- Geovany Soto, coming off an ugly 2011 campaign that saw him go .228/.310/.411, is projected to be back among the top offensive catchers in 2012. Rotoworld/NBC’s Matthew Pouliot ranks catchers by projected OPS, and Soto comes in 8th behind Buster Posey, Mike Napoli, Carlos Santana, Matt Wieters, Joe Mauer, Brian McCann and Alex Avila. Pouliot projects a .799 OPS for Soto, which is just below his career .803 number. Soto’s BABIP last year was almost 30 points below his career average, so it’s easy to see how Pouliot goes from a .721 OPS last year to a .799 OPS next year.
- Mark Prior is still coming back. Prior, 31, hasn’t pitched in the bigs since 2006 with the Cubs, and, after minor league efforts with the Cubs, the Padres, the Yankees, and even in independent ball, he’s hoping for another chance to come back in 2012. He actually pitched fairly well last year in the minors, but (1) it was in the low levels, and (2) it was only 12 innings. It sounds like Prior hopes to work out for teams in March. I give him credit for continuing to try.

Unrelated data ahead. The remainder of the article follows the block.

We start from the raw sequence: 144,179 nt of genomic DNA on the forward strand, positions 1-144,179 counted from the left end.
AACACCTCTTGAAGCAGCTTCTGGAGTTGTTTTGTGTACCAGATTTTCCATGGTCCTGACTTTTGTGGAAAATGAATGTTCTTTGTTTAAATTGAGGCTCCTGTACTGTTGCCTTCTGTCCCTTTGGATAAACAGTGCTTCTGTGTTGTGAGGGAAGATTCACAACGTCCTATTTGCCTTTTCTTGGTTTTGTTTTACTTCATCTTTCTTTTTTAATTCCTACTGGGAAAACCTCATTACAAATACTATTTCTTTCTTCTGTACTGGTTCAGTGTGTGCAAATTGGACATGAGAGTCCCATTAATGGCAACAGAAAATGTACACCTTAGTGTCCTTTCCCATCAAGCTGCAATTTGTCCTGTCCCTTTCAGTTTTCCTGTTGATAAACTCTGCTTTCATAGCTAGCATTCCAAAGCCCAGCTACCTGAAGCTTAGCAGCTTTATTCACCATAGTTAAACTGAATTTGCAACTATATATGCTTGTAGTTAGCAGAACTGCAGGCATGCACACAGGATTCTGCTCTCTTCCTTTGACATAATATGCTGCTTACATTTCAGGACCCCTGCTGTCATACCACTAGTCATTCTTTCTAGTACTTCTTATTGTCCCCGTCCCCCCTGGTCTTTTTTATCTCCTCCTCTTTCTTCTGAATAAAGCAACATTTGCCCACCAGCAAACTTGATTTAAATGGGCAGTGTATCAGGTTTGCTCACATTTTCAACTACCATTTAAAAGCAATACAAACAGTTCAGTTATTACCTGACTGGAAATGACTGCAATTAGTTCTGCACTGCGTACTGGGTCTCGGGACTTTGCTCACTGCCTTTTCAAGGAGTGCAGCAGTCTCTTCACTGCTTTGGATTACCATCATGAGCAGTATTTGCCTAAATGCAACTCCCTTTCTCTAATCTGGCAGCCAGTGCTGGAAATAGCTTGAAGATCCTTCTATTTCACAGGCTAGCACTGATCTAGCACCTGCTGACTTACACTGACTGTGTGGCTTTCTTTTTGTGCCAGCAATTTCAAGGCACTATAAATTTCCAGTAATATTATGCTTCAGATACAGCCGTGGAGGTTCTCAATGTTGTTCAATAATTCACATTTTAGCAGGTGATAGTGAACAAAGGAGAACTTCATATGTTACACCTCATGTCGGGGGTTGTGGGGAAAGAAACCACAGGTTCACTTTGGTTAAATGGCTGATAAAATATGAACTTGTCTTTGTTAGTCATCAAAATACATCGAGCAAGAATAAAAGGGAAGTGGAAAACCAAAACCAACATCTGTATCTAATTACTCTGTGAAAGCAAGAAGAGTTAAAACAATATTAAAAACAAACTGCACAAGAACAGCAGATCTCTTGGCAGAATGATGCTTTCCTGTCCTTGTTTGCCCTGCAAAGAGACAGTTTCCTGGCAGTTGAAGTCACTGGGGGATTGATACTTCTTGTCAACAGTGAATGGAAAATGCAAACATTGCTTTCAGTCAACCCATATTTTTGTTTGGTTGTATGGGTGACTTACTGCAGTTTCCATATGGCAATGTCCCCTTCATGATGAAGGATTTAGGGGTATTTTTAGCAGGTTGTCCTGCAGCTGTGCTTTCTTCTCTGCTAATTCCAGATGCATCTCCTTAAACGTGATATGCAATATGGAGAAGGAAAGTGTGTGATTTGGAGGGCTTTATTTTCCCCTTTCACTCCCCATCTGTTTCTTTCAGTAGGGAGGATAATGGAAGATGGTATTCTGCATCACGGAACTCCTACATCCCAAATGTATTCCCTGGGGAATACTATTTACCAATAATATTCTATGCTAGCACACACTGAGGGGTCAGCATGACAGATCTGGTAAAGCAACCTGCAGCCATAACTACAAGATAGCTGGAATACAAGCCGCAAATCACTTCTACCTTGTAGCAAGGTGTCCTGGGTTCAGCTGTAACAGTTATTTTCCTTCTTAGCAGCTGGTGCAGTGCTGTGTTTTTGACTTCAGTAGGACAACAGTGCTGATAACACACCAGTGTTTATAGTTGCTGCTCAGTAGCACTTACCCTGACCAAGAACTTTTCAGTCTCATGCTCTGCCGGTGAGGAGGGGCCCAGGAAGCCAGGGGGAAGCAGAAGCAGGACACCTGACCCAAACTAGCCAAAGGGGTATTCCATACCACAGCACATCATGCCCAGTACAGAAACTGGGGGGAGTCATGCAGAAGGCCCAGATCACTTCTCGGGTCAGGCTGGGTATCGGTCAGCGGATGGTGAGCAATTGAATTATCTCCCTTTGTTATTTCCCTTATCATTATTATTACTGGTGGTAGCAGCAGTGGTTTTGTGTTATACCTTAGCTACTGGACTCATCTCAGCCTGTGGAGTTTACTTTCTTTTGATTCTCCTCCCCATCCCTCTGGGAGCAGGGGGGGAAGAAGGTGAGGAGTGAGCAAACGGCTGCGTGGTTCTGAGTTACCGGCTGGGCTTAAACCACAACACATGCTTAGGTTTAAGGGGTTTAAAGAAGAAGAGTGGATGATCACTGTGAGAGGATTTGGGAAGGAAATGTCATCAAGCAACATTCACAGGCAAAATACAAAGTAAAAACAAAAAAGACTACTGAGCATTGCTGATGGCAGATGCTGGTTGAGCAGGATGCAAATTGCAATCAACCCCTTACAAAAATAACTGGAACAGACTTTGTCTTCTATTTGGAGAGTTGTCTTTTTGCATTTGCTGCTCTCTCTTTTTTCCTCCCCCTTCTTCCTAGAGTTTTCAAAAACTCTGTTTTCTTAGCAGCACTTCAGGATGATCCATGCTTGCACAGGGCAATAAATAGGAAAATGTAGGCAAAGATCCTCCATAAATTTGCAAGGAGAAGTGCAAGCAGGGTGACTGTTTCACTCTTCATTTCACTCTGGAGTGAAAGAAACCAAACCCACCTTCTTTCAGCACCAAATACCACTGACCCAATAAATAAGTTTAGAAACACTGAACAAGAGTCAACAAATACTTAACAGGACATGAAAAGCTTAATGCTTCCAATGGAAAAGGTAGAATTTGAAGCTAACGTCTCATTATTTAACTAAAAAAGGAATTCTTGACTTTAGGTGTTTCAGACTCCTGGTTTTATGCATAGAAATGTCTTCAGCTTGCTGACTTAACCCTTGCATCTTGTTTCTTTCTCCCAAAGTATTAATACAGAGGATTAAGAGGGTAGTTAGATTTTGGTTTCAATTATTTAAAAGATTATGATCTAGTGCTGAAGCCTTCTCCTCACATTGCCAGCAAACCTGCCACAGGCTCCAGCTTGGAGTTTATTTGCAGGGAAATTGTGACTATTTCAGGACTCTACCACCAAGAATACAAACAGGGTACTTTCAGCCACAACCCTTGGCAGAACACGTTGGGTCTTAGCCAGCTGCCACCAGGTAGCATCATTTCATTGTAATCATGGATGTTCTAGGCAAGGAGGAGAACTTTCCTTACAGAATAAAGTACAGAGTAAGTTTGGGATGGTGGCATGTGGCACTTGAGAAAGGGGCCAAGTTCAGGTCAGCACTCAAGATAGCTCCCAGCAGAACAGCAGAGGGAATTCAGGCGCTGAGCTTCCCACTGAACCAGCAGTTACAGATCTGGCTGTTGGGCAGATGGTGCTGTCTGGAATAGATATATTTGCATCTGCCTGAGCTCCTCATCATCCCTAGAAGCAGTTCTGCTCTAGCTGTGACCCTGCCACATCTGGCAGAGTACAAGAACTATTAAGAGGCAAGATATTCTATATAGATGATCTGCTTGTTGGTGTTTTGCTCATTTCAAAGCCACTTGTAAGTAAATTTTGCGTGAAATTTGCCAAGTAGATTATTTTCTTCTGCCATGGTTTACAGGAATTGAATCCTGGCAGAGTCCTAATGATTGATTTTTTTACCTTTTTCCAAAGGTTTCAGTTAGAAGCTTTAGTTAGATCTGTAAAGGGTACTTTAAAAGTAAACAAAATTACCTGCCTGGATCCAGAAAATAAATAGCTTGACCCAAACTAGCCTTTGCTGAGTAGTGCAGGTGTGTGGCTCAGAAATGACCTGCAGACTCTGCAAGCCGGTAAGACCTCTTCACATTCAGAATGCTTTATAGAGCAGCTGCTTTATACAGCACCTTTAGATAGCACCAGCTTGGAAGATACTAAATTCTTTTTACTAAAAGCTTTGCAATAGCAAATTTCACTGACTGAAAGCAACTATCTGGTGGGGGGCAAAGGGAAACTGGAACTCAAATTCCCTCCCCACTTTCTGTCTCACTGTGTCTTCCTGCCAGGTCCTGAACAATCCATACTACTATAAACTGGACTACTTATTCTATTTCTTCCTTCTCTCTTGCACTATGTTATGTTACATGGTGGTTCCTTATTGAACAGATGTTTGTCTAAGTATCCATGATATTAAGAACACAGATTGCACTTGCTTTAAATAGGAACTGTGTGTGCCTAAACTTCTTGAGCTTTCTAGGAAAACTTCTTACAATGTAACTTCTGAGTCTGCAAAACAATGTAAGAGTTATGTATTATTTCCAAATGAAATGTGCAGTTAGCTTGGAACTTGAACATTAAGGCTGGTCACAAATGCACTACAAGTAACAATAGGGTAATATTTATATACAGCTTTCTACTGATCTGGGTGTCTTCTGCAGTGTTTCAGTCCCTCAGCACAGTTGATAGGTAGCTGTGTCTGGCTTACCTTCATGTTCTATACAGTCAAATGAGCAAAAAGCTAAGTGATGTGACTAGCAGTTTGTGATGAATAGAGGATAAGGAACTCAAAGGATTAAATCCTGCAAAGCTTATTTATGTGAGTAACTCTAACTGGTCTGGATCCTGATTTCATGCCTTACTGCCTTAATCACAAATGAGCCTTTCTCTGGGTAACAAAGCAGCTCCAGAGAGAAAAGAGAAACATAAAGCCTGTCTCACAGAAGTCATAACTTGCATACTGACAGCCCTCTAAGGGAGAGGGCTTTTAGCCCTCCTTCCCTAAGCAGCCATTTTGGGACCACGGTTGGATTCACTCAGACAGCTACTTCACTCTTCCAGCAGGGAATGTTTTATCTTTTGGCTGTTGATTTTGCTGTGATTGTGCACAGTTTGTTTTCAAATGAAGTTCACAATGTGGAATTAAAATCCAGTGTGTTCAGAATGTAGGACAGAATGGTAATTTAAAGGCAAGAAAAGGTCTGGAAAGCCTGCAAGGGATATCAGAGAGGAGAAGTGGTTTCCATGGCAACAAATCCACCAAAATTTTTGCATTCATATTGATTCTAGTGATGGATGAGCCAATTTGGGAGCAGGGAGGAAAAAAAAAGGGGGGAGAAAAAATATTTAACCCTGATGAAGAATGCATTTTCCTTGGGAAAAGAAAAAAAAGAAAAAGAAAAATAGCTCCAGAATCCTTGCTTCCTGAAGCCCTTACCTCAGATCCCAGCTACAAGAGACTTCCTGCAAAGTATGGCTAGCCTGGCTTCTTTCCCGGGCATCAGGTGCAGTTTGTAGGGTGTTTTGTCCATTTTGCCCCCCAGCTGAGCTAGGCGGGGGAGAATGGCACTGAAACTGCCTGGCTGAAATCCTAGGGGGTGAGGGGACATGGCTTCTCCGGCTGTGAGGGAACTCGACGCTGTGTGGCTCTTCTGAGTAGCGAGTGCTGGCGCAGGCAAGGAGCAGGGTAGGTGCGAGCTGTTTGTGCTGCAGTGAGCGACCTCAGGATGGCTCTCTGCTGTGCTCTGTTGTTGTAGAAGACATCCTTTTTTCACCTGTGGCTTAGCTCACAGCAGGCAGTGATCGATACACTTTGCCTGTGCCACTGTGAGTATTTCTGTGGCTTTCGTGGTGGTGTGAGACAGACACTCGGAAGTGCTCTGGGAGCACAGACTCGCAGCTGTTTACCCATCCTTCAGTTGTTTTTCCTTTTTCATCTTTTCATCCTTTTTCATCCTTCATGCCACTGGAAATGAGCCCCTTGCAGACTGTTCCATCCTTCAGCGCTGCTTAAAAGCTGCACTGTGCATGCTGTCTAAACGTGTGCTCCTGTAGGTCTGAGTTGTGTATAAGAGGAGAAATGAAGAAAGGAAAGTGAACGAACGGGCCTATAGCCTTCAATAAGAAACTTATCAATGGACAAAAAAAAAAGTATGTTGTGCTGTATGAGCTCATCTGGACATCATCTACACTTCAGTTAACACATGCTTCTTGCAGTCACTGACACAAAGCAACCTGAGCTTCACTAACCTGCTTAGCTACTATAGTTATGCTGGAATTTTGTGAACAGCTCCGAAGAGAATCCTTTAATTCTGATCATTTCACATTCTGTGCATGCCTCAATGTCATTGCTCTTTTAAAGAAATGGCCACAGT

- Ready to start speculating about Joey Votto to the Cubs in 2014? Me either. But some folks are. At least the writer acknowledges that it depends on Anthony Rizzo. Either way, I don’t really see the Cubs going to the mat on an eight-year, $200 million contract for a 30-year old first baseman. But even saying that seems ridiculous, because it’s two years from now(!) Who knows what the Cubs’ plans will be?
- Tom Ricketts will be speaking at a lunch at the Naperville Area Chamber of Commerce a week from today. Somebody get him to talk about the Cubs’ total baseball budget.
- Seen as, perhaps, the favorite in the NL Central this year, the Reds come in ranked just 12th in Phil Rogers’ pre-season power rankings. A good offense that returns almost in total, a greatly improved rotation after the addition of Mat Latos (and possibly Chapman to the rotation), and a bullpen now with Sean Marshall and Ryan Madsen at the end? That’s a team barely better than average?
- The Braves have unveiled a new logo, and, whatever the reaction to the Marlins’ new logo was, the reaction here will be the exactly opposite. Something on the order of: oh, ok. That’s fine. Here you go:
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